Take advantage of this rare chance to stay in an architectural landmark that's stunningly beautiful inside and out! Set on the coast of Long Island Sound in Darien, Connecticut, Richard Meier’s Smith House is a Modernist lighthouse of transparent geometry. Critic Kenneth Frampton called it "a panoramic belvedere overlooking the rocky shoreline," a work of "neopurist" architecture that harked back to the best of Le Corbusier. One of Meier’s first major residential projects, the house also represented a turning point in his career.
When he won the commission for it in 1965, the 31-year-old Meier had been running his own firm for two years after apprenticing in the studio of Marcel Breuer. "The Smith House was a seminal project for me," Meier acknowledges today. "It allowed me to articulate some ideas I was starting to pursue, such as the balance between public and private space."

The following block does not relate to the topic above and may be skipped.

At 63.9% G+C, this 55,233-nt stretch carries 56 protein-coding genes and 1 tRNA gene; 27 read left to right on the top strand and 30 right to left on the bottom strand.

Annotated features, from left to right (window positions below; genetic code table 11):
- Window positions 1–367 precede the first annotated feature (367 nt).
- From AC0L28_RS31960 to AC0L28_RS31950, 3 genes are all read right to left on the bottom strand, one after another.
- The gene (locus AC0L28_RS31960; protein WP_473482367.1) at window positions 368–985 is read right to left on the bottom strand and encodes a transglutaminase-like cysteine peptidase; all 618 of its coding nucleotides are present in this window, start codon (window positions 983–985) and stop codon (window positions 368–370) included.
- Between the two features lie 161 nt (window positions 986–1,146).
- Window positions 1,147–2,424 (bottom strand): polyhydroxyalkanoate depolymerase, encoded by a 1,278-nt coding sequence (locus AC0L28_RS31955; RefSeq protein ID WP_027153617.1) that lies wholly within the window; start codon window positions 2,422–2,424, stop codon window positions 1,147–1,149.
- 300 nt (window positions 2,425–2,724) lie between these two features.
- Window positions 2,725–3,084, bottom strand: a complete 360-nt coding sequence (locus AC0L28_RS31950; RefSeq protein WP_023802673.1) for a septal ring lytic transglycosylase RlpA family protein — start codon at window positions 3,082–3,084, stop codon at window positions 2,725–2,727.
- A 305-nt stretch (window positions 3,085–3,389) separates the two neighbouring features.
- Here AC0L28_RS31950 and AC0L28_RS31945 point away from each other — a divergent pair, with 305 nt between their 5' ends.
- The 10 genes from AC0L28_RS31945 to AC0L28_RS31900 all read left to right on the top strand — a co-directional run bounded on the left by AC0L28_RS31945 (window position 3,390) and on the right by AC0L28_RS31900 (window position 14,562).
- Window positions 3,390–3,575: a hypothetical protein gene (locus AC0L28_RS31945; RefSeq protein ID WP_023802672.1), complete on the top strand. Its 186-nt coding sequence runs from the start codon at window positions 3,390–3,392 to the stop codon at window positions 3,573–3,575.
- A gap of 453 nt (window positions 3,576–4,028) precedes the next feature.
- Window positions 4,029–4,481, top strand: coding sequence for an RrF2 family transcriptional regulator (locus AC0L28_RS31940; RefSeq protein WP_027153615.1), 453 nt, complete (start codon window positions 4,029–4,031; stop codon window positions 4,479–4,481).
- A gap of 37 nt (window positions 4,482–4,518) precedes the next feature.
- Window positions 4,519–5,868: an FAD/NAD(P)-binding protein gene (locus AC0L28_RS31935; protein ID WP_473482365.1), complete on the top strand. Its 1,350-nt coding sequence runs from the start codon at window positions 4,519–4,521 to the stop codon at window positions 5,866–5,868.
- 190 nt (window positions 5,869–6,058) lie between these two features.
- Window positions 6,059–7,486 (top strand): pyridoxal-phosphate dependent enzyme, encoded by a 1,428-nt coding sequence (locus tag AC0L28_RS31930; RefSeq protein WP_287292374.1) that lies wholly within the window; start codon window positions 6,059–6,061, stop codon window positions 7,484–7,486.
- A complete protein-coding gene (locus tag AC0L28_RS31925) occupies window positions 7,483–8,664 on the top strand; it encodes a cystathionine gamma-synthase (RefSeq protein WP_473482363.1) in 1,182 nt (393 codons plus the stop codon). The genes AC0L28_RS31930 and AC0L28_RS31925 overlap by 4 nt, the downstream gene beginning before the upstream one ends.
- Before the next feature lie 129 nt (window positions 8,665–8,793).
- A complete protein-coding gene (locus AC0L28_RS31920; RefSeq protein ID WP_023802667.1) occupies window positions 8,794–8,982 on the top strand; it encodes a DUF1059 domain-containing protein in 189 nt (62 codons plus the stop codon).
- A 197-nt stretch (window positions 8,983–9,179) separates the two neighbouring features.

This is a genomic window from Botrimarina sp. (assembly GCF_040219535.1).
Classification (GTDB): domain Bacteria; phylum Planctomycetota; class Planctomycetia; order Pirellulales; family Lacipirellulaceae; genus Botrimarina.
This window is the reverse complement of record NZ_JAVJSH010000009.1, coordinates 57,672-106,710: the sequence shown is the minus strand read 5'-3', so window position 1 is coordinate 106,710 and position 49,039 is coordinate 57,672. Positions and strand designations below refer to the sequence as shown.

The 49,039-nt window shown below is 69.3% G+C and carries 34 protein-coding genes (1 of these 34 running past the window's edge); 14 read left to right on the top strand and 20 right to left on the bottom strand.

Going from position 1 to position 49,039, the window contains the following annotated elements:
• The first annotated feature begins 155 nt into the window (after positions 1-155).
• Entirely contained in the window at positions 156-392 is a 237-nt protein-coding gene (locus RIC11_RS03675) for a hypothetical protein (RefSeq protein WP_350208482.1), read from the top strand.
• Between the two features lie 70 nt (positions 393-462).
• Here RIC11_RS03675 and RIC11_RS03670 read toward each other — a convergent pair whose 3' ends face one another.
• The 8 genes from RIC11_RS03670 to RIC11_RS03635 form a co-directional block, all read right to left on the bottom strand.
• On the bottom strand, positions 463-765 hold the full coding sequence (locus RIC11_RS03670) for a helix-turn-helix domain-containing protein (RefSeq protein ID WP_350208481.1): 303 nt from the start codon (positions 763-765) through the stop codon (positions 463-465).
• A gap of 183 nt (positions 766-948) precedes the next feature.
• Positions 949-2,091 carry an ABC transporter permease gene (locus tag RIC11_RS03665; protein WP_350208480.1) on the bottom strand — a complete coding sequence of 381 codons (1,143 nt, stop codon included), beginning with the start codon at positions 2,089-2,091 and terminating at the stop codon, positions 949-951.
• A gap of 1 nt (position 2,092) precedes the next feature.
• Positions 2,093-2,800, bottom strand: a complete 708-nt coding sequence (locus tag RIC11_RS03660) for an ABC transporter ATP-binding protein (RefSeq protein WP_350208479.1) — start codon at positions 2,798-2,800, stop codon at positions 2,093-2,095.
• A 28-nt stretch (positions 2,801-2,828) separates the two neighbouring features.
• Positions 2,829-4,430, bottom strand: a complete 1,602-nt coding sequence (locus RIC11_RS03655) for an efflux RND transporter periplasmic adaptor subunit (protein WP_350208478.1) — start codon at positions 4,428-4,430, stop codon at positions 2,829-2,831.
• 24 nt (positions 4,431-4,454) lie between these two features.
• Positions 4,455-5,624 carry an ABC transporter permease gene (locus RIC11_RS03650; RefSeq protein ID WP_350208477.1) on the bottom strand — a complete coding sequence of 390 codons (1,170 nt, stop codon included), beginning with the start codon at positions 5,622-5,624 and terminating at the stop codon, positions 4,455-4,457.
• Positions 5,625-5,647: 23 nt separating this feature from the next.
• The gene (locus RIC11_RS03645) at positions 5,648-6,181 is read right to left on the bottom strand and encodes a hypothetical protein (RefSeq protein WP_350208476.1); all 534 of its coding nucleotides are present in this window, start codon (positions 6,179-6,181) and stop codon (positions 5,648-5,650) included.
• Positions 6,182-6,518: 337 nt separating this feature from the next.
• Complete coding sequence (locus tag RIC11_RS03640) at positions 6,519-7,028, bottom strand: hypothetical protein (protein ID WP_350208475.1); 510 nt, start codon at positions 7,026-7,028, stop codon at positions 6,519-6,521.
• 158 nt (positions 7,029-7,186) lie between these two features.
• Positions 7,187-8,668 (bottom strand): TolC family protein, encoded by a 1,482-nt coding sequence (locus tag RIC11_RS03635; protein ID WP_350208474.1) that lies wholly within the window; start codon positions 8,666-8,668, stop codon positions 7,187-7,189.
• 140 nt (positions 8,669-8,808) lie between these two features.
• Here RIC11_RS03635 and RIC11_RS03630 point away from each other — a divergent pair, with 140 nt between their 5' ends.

Designed as a weekend retreat for New Yorkers Carole and Fred I. Smith and their two young sons, the house capitalizes on its dramatic 1.5-acre site. Beyond a dense cluster of evergreens, the land clears and rises to the center of the site, then drops sharply to the rugged shoreline and a small, sandy cove. The spatial organization of the house hinges on the programmatic separation between public and private areas. From the front walkway, visitors approach a mostly opaque white wood facade before crossing a ramp and entering on the house’s second level to discover what Meier calls a "180-degree explosion" of light and space. The living room, dining area, and study embrace the waterfront views, pinwheeling in a three-level enclosure of glass on three sides.